Some $4 billion is being cut from the National Intelligence Program this year as a result of sequestration, Director of National Intelligence James Clapper told the House Intelligence Committee at a hearing today. He said that the consequences will be severe. Acquisition programs will be “wounded,” ongoing programs will have to be curtailed, and the ensuing degradation of intelligence capabilities will be “insidious” with unforeseeable effects, he said.
Meanwhile, the Office of the Director of National Intelligence disclosed yesterday that the FY 2014 budget request for the National Intelligence Program (NIP) is $48.2 billion. However, this figure excludes the pending funding request for Overseas Contingency Operations (OCO), so it cannot be directly compared to previous budget allocations, such as the $53.9 billion that was appropriated in FY 2012, or the $52.6 billion that was requested for FY 2013. A summary of the FY 2014 budget request is here.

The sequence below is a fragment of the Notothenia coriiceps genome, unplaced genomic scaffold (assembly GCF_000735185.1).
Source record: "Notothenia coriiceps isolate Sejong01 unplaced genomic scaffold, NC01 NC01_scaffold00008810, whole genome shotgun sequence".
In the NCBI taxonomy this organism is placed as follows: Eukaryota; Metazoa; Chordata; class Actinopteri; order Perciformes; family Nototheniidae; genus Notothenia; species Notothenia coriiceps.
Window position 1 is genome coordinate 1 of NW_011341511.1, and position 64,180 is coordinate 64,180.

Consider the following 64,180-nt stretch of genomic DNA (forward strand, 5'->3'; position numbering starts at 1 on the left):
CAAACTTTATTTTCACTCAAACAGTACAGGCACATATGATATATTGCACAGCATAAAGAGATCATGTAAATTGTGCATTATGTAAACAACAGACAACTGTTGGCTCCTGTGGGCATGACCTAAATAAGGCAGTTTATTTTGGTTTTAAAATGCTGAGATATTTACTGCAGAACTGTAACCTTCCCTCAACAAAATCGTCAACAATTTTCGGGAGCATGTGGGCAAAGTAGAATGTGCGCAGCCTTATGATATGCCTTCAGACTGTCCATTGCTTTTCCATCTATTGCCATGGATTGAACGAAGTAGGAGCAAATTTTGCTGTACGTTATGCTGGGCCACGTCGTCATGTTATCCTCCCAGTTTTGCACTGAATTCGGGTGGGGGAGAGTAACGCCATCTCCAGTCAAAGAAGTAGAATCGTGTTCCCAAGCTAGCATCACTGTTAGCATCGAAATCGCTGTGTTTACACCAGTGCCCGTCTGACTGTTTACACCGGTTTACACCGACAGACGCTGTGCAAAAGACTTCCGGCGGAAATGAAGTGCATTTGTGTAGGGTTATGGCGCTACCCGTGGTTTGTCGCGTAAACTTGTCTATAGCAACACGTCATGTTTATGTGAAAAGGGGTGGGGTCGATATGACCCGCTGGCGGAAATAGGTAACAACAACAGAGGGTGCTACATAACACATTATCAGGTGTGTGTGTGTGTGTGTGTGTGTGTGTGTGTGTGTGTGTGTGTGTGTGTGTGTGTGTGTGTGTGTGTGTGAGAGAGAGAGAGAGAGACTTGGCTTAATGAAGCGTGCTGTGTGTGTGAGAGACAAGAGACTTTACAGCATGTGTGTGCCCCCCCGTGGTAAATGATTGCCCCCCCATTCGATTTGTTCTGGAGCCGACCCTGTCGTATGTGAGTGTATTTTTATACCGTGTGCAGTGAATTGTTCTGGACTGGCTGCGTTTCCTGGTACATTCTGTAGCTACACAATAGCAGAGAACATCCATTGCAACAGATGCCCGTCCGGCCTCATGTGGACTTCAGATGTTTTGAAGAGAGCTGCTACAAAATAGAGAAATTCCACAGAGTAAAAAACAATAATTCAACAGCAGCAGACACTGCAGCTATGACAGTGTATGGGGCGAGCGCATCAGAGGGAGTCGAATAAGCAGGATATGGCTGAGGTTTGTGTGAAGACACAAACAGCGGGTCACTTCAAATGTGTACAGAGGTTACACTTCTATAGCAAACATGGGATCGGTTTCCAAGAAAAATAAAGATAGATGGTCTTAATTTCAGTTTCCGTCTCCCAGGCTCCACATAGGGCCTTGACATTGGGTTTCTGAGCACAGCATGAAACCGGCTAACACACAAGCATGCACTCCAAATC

The Secretary of Defense also disclosed the FY 2014 budget request for the Military Intelligence Program (MIP) yesterday, which was $14.6 billion. It also did not include the funding request for Overseas Contingency Operations. This is a slight decline from the $14.7 billion base request for the MIP last year. (An additional $4.5 billion was known to have been requested for OCO in the past fiscal year.)
Total intelligence spending (NIP plus MIP) peaked in Fiscal Year 2010, and has been on a downward slope since then. Intelligence budget disclosures from the last several years are tabulated here.
The NIP intelligence budget request was publicly disclosed for the first time in February 2011, in response to a requirement enacted by Congress in the FY 2010 intelligence authorization act. The MIP intelligence budget request was disclosed for the first time in February 2012, even though there was no specific statutory requirement to do so.
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